Now parents of three children (Sterling, 18, Samantha, 15, Serenity, 10) along with Hino Sato, 17, an exchange student from Japan, they have earned a reputation as experts at teaching kids about science, nature and social justice through the fun of fishing, hiking and camping. Many participants from the program end up with part-time jobs and eventually full-time permanent positions in the areas of natural resources and STEM (science, technology, engineering and math).
“It’s so much more than what we learned about nature and the environment; there’s a family aspect of it too,” says ELK alum Dwane Matthews, 27. “Once you’re in the program you become a part of this family.”
Fellow alum Chiquita Sanders agrees:
“It’s like a mentoring program to keep you off the streets and introducing you to new things,” says Sanders, who is currently pursuing her master’s degree in speech pathology. “I was an inner city kid, before ELK I didn’t know that people went to the mountains and lived in the mountains and that there was so much to do outside of the city. I had no idea that I could come from where I come from and do the things that I did with ELK.”
The Gilmores say they also seek to transform the lives of the young people in the program by empowering them to improve their academic skills, inspiring them to pursue civic and community leadership opportunities and encouraging them to pursue environmental stewardship.
“We don’t just try to get them engaged with the outdoors, we also try to get them inspired to do well in school and to graduate from high school and colleges,” notes Stacie.
Alum Matthews insists that there’s a great need for similar programs for inner city youth. “ELK provides young people with an opportunity to not be a stereotype,” he says. “Instead of feeling like, ‘hey, I’m going to go rob that store,’ ELK teaches you instead to be that person who is at the store helping that old lady put her groceries in her car.”
Denver Mayor Michael Hancock, a longtime supporter, agrees with his point. “It is vital that we support organizations like ELK to educate the next generation about the importance of maintaining a safe and clean environment for our future,” says Hancock.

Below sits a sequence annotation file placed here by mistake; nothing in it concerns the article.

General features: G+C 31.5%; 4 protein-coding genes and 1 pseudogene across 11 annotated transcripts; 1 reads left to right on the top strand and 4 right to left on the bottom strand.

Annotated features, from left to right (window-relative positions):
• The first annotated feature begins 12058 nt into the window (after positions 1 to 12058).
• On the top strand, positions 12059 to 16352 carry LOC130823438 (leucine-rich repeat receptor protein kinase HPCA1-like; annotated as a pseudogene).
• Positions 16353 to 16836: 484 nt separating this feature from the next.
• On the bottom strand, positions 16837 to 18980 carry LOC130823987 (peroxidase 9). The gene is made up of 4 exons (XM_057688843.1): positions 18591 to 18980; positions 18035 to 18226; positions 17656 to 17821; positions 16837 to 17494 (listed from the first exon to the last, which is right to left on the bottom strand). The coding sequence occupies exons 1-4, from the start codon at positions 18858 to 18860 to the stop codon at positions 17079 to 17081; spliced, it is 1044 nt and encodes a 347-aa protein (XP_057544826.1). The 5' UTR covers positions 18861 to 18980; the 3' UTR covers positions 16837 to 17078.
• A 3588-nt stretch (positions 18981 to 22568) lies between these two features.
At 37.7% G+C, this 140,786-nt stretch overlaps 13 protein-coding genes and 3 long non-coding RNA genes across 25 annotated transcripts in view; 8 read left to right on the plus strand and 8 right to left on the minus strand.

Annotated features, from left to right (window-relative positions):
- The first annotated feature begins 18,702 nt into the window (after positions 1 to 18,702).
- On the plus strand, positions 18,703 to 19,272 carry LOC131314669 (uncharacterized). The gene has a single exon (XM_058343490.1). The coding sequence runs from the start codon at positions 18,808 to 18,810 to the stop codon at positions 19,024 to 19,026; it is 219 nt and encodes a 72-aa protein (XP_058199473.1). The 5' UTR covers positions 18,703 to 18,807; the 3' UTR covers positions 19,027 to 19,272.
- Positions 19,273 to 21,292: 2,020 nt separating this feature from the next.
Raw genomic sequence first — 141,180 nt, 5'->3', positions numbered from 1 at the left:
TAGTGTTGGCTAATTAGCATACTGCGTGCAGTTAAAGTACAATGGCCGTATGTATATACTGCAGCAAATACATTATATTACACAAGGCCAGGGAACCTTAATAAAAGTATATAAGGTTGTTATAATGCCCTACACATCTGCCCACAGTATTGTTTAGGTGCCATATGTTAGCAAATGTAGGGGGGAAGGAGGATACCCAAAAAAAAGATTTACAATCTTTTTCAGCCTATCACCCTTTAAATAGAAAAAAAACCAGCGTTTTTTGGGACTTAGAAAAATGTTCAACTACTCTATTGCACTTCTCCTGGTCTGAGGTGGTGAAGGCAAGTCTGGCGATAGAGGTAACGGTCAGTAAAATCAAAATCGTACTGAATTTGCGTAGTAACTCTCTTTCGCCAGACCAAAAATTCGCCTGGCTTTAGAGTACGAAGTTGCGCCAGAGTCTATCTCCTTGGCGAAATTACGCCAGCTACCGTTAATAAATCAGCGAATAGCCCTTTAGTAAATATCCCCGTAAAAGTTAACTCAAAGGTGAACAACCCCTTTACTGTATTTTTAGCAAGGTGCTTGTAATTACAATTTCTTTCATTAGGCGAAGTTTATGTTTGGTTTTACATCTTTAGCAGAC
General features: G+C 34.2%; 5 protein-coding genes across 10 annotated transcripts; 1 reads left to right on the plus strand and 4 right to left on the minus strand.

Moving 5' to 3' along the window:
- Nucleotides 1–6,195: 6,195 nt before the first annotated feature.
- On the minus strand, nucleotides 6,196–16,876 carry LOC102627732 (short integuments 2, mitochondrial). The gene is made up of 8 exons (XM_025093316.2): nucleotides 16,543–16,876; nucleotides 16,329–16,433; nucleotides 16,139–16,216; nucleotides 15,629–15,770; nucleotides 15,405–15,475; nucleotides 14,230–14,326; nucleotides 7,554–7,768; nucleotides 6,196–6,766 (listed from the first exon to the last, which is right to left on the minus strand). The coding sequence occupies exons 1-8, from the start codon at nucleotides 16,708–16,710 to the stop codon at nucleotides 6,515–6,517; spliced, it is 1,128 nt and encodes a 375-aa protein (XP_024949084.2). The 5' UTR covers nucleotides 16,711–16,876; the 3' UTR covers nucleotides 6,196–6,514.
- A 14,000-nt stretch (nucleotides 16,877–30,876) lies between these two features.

It seems that many others have heeded the mayor’s call. The year 2014 was quite prosperous for ELK. Stacie was among fourteen others from across the nation honored at a White House ceremony as a “Champion of Change” for her efforts engaging “communities and youth in environmental stewardship and conservation.” In November well-known “preppy” clothier L.L. Bean gifted a charitable donation of $15,000 and a variety of L.L. Bean Outdoor gear to the organization. The company also helped establish a scholarship with ELK aimed at helping to get more Denver-area youth engaged in the outdoors and enjoying Colorado’s wealth of recreational resources.
Though deeply honored by those accolades, the Gilmores admit that they’re most excited about 2015. ELK has entered into a partnership with the City of Denver and the Trust for Public Land to work collaboratively to create 5.5 acres of green space and an education center in Montbello. The effort, according to Mayor Hancock, will help to, “improve the quality of life for all residents in far Northeast Denver.” So far ELK has raised 60 percent of the estimated $6.2 million needed for the project. ELK and key partners plan to complete fundraising for the campaign in the next 12-18 months, begin the land restoration in 2015 and open the center no later than the 2016-2017 school year.
“We still have $2.5 million left to raise, but we’re so excited to see the progress made so far,” says Stacie of what she hopes will be named the ELK Educational Center, located off Peoria Street in Montbello. “We’re going to provide educational programs, tutoring, homework help and a host of other environmental programming,” she adds. “The best part is we’re going to be able to do all of this right here in our own neighborhood. We will no longer have to go across town to access these types of important opportunities.”
This year [cq 2015] also promises to be one of groundbreaking milestones in that Stacie plans to pursue public office, a coveted District 11 seat on the Denver City Council. The election is May 5. She plans to hand over ELK’s executive director reigns for the first time ever if she wins.
“It’s going to be a lot of work, but I am up for the challenge,” she says. “I’m just excited about the potential opportunity to continue to serve the community, but in a new way.”
ELK participants, adds Stacie, will also kick off 2015 with ice fishing and snowshoeing excursions.
“We’re just doing our part trying to get kids engaged in the outdoors.”